“God is wonderfully patient and understanding and will wait for the slow heart to catch up with the truth.” A.W. Tozer, Keys to the Deeper Life
We see ourselves and sometimes truth looks back at us. But if we aren’t careful, if we look linger too long on our past, trouble brews a mountain around it. Our negative, internal tape pushes play and begins trash-talking us, about us.
“Who do you think you are? There you go again, messing up! Why can’t you just shut your big mouth, already? They’re talking about you because of that thing, you know? Get your act together, for the love–Sheesh!”
We imagine ourselves, worse and worse off, until we grab the shovel leaning against the shelter and dig our own burial. In fact we don’t stop at a shallow grave. Instead, we go big, going deeper than is necessary. We talk ourselves right out of the resurrected life.
There’s a fine line in dying to ourselves. It’s a delicate and necessary work. But we can become so consumed, so condemned, so fixated on dying while looking at our sins, all the time, we never leave the tomb. We might as well be mummies, wrapped in layers of shame. In fact, we forgive others and maybe, one day, we’ll forgive ourselves. One day.
Yet, we are still alive. We still have breath. And if every time we recall our former life and it slays us with terrible agony, then we must let the old man die, once for all. We must trek through the valley in order to fully embrace the new life within us. We must go with God and rise again. Again and again, if need be–however many times it takes.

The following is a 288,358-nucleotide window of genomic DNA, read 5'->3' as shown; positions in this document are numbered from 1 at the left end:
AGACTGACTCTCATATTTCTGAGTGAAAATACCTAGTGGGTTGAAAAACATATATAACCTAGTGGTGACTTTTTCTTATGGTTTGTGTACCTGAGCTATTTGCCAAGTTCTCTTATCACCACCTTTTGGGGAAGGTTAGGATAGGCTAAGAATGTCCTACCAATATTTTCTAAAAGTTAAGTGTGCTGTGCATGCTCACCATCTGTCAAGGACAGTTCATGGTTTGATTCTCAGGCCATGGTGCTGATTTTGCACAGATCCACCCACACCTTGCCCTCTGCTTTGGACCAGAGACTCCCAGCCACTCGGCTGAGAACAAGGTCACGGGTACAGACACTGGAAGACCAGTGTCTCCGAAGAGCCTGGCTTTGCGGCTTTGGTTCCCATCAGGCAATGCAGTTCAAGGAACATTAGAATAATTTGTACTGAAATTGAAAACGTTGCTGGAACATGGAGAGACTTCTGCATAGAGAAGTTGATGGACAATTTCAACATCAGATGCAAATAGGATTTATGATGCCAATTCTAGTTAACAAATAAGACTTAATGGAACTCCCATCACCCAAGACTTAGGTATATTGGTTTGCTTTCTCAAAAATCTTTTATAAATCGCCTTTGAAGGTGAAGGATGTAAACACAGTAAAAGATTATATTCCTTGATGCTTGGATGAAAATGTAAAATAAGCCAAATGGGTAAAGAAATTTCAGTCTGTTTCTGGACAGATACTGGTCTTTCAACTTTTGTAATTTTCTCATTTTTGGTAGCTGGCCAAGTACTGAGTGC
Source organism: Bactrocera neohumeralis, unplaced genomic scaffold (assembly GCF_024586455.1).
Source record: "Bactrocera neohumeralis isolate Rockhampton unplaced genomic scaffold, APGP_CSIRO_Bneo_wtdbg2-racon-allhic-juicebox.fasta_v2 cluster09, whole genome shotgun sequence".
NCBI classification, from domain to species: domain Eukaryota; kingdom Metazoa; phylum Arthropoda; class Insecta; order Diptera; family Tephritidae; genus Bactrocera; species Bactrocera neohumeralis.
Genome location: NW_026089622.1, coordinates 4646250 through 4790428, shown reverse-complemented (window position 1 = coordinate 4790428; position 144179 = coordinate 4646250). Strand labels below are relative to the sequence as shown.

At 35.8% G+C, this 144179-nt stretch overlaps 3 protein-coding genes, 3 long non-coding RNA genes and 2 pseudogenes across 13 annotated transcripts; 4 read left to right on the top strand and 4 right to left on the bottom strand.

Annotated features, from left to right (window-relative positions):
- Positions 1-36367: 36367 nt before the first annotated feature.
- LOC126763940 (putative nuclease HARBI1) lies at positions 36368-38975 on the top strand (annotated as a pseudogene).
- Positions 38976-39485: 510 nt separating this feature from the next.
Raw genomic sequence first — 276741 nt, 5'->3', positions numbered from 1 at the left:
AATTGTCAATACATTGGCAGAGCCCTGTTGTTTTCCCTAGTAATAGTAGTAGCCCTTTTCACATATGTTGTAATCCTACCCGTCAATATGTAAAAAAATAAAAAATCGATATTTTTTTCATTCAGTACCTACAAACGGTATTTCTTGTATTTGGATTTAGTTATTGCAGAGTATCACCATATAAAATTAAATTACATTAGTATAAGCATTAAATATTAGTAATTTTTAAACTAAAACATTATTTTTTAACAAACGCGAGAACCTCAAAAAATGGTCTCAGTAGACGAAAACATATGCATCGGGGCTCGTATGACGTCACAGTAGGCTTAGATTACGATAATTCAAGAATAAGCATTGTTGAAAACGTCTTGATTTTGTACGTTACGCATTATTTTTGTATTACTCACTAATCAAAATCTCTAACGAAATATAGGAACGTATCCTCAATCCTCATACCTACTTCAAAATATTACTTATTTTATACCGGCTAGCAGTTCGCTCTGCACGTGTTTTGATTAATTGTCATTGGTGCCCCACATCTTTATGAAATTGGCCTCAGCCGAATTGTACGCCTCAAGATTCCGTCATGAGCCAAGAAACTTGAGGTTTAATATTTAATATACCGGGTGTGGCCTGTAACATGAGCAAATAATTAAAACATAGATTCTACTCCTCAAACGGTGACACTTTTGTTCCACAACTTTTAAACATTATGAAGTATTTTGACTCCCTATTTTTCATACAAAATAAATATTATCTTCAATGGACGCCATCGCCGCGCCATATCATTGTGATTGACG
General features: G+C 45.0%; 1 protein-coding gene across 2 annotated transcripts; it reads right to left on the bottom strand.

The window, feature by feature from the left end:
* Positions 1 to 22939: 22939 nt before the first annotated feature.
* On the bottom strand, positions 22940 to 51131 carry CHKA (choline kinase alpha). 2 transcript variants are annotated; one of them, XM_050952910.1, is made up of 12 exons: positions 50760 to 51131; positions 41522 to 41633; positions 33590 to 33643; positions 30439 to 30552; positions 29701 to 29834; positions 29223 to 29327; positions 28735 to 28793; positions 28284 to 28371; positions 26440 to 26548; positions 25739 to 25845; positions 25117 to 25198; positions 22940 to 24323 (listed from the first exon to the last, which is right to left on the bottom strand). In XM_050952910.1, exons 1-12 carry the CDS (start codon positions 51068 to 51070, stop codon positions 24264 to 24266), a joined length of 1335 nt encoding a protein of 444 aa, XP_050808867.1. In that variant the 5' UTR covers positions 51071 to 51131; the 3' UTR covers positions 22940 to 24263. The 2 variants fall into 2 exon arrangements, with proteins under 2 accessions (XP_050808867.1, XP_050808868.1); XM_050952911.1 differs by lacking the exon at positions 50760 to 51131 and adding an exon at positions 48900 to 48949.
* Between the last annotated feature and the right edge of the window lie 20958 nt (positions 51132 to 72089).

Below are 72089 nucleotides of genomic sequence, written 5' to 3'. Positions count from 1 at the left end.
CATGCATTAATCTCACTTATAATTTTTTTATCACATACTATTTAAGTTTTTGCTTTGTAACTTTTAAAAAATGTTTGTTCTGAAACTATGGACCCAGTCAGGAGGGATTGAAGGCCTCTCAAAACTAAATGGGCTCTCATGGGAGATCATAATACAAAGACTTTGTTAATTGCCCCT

In the book, Thrashing About with God, Mandy Steward writes, “Oh what a slip-sloppy mess I made. What a bumbling-fumbling way to stir a pot I didn’t even need to have my hands in.”
She chided herself for getting hot under the collar about something and realizing later, maybe she jumped the gun. It’s the way we know it too. Of how we look back on yesterday and wish we had not stepped in that smelly mess. If we’d just not said that one last thing. If we’d just throttled back, a little.
We are a people of amnesia, ones who forget who we are, ones who forget the Kingdom resides within us. We need sign posts on wooden poles, their arrows pointing a direction straight at our hearts with big letters, that’d read “Grace & Mercy–Receive it Freely.” We need to give back to ourselves as much as we give to others.
Mandy’s advice to herself was to, “laugh at myself lovingly and wrap my arm around my own shoulder and say, ‘You sure are a passionate young thing, aren’t you?'”
We can stay at the foot of the cross. We can even we stay on the cross or in the tomb, indefinitely. But there comes a time we must resurrect.
There comes a time we must be empowered by the spiritual life to face real spiritual battles. And in so doing, we become empowered by Christ to embrace the gifts we’ve been given. We are, after all, sons and daughters. We’ve been adopted. We might as well act like it and dare to be who we really are.
“Art is what happens when you dare to be who you really are.” Emily P. Freeman, A Million Little Ways
(This is part #4 of the #Write31Days series. I won’t have a post every day, but I will be posting more often for the month of Oct. And there may be mistakes, grammar or spelling errors, however, the conversation will be what matters, right? I hope you’ll bear with me as we explore the idea to be #Empowered by the Spiritual Life. Feel free to share your thoughts too.)
I’d love to continue our conversations on being #empowered by the spiritual life. Sign up and I’ll also send you my small ebook on facing fear that paralyzes you.